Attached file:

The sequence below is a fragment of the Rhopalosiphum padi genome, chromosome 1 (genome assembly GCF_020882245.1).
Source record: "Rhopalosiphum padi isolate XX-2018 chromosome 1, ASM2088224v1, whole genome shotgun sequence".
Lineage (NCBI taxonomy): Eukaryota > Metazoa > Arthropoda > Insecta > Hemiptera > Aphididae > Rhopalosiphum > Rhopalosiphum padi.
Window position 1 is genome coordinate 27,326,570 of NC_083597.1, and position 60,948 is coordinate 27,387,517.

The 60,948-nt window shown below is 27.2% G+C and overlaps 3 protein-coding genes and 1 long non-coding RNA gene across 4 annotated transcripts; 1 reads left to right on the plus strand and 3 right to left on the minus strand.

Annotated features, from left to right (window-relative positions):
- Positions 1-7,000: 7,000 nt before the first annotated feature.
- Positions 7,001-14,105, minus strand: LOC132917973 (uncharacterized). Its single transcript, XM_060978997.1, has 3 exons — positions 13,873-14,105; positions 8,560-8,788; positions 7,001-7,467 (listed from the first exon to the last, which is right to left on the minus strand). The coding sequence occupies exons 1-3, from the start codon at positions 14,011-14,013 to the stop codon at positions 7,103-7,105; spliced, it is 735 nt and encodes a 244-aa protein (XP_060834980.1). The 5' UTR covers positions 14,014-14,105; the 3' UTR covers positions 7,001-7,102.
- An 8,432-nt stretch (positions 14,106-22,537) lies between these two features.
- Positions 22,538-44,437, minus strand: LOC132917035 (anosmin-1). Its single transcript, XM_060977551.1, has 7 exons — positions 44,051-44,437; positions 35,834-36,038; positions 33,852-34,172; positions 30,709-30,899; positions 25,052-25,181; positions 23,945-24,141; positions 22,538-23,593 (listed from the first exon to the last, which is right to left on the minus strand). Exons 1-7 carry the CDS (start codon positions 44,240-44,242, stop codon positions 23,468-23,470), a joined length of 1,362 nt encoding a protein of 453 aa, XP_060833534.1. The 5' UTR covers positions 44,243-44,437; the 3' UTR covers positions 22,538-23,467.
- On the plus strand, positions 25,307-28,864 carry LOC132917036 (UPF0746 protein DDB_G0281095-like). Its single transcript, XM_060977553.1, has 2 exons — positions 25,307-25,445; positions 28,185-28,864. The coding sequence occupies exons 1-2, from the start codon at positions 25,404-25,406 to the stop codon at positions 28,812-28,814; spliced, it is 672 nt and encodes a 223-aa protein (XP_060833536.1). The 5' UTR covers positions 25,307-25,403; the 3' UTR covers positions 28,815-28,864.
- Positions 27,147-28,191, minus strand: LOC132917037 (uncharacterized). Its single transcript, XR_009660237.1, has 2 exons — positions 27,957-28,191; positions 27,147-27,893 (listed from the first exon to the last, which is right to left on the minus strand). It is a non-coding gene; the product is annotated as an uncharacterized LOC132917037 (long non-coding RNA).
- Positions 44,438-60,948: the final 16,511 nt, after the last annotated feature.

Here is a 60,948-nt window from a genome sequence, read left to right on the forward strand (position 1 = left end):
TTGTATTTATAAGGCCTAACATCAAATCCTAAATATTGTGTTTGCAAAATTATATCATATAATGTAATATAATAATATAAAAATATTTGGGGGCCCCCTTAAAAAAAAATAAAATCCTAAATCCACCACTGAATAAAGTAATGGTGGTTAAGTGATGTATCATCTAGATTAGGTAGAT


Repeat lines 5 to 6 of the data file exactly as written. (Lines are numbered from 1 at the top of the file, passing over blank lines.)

The 60,948-nt window shown below is 27.2% G+C and overlaps 3 protein-coding genes and 1 long non-coding RNA gene across 4 annotated transcripts; 1 reads left to right on the plus strand and 3 right to left on the minus strand.

Annotated features, from left to right (window-relative positions):